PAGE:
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Vikings would make numerous raids against both Muslim and Christian states in the Iberian Peninsula.Eventually, a community of settled Vikings, who converted to Islam in southeast Seville, would be famous for supplying cheese to Cordoba and Seville.” In Andrew Marr’s BBC Documentary, “History of the World: Into the Light”, Marr commented on how Vikings in Russia also came very close to converting to Islam with their king being unable to initially decide which of the world's religions would suit them best. At the moment the ring is in The Swedish History Museum in Stockholm - However other scholars such as Muhammad al-Idrisi (1100-1165), Ibn Khurradadhbih / Ibn Khordadbeh (820-910), al-Tartushi (1059-1127), al-Mas’udi (896-956), al-Muqaddasi (940-991), Ibn Rustah (10th Century) , Miskawayh (932-1030), Ibn Hawqal (10th Century), Ahmad al-Ya’qubi (897-898), Ibn Qutiya (10th Century), Yaqut al-Rumi (1179-1229), Yahya Ibn Hakam al-Bakri (772 - 866), al-Maqqari (1578-1632) and Ibn al-Athir (1160-1233) also share their observations of these saqalibah, a term first employed in the 10th century translated as “They keep their clothes clean and the men adorn themselves with armbands of gold...They are generous to each other, honour their guests and treat well those who seek refuge with them, and all who come to visit them. And whenever anyone dares to treat them unfairlythey help and defend them From the 8th to the 11th century, the Vikings were renowned for roaming the world and covering large distances, which preceding them some historians hold was a feat never done before.Back in 2013, August 1001 Inventions "Discover Muslim Heritage" Exhibition was in Värmlands Museum, Sweden Emir of Córdoba and its officers, according to a 16th century manuscript."The Emir of Cordoba, Abd ar Rahman II, drove Viking raiders out of Seville and fortified the city against further attacks.It is worth noting however that this was not the only contact documented between the Viking and Muslim Civilisation.This featured story has been extracted from “A Tale of Two Civilisations: The Viking and the Muslim World” One account in particular that was written and narrated by the 10th century traveller from the Muslim Civilisation, Ahmed Ibn Fadlan, seems to be most widespread and extensive in terms of content.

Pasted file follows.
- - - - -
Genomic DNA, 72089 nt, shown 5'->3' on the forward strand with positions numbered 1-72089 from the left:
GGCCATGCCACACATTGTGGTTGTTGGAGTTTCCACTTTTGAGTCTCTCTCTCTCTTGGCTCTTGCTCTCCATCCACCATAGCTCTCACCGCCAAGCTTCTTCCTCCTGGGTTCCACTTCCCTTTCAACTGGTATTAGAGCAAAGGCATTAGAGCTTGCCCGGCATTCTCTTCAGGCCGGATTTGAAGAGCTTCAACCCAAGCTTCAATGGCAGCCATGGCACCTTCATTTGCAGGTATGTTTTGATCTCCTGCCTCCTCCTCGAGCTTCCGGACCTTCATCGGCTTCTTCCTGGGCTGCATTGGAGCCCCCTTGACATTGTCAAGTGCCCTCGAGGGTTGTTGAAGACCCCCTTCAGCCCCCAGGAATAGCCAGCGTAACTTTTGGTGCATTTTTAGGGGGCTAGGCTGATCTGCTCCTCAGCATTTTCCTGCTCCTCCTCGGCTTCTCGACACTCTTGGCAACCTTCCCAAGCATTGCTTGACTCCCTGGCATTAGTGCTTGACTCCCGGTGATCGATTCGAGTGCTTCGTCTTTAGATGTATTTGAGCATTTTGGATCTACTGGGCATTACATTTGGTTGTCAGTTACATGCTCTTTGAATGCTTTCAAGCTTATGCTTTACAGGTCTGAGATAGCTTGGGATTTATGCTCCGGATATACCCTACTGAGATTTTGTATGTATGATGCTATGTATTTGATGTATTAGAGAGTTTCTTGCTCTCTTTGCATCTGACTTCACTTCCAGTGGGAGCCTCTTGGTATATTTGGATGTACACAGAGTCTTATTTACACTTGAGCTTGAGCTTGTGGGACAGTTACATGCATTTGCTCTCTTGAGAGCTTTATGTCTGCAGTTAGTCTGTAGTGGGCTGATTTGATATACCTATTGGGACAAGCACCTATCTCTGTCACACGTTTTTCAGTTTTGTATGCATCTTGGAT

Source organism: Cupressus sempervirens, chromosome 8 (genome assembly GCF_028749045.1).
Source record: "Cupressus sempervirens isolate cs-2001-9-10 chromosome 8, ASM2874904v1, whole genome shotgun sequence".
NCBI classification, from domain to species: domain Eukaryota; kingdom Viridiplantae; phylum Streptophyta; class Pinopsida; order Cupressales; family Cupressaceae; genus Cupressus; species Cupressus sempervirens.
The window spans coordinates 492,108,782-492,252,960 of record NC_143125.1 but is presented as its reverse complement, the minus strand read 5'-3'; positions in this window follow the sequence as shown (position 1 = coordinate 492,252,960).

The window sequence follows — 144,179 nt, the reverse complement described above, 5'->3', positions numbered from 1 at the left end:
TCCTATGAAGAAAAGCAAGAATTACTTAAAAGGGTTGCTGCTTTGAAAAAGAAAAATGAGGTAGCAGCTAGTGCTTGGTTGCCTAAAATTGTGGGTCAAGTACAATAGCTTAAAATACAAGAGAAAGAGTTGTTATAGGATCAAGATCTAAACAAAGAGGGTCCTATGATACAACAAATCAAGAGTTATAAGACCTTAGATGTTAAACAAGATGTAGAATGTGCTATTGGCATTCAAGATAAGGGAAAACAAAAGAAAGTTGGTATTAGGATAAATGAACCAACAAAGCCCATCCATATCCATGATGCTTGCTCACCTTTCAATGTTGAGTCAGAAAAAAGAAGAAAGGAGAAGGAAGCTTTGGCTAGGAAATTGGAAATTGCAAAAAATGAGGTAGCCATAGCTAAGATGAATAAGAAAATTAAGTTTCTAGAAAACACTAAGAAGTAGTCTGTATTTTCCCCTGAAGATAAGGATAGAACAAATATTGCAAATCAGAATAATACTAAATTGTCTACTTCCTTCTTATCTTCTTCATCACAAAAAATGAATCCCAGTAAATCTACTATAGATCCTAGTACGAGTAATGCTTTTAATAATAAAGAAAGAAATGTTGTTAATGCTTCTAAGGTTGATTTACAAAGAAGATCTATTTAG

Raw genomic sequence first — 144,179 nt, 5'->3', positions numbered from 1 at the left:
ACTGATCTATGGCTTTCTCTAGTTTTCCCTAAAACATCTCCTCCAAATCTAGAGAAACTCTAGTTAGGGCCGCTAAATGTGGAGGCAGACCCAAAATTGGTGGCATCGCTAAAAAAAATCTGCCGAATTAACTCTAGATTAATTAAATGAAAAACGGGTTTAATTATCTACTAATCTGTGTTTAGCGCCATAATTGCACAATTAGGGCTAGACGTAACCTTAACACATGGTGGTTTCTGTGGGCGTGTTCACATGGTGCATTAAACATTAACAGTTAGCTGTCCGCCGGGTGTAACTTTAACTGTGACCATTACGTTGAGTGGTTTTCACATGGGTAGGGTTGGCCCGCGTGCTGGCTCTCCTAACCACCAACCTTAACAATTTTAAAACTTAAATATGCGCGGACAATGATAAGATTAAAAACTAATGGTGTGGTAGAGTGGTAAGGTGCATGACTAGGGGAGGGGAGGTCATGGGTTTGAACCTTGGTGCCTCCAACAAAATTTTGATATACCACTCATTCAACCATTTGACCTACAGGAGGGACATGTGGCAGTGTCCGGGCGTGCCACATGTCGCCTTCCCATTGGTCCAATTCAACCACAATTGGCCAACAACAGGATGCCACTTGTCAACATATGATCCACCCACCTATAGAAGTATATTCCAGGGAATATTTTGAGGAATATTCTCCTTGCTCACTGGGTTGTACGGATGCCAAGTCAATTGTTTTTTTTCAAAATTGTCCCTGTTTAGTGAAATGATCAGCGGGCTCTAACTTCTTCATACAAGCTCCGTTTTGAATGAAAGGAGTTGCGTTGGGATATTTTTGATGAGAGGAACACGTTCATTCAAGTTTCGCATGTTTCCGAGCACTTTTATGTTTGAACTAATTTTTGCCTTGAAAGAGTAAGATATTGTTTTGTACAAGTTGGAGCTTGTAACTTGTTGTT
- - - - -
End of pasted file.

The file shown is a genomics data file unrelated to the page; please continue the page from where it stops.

“Science and Engineering in the Islamic Heritage”, a Symposium organised by Al-Furqān Islamic Heritage Foundation – Centre for the Study of Islamic Manuscripts, in co-operation with the Foundation...Furthermore, these discoveries indicate the vast multicultural wealth which lies in overlooked places as it does in overlooked languages.Further study will inspire others to search for more evidence with regards to past civilisations.Moreover, it will demonstrate that these magnificent discoveries did not originate from thin air, rather it is our misconception and lack of knowledge of those times that prevent us from unearthing other exciting artefacts which may well be in plain view.The Polish painter Henryk Siemiradzki painted the funeral ritual of Vikings in what is now Russia, in accordance with descriptions by Ahmad ibn Fadlan.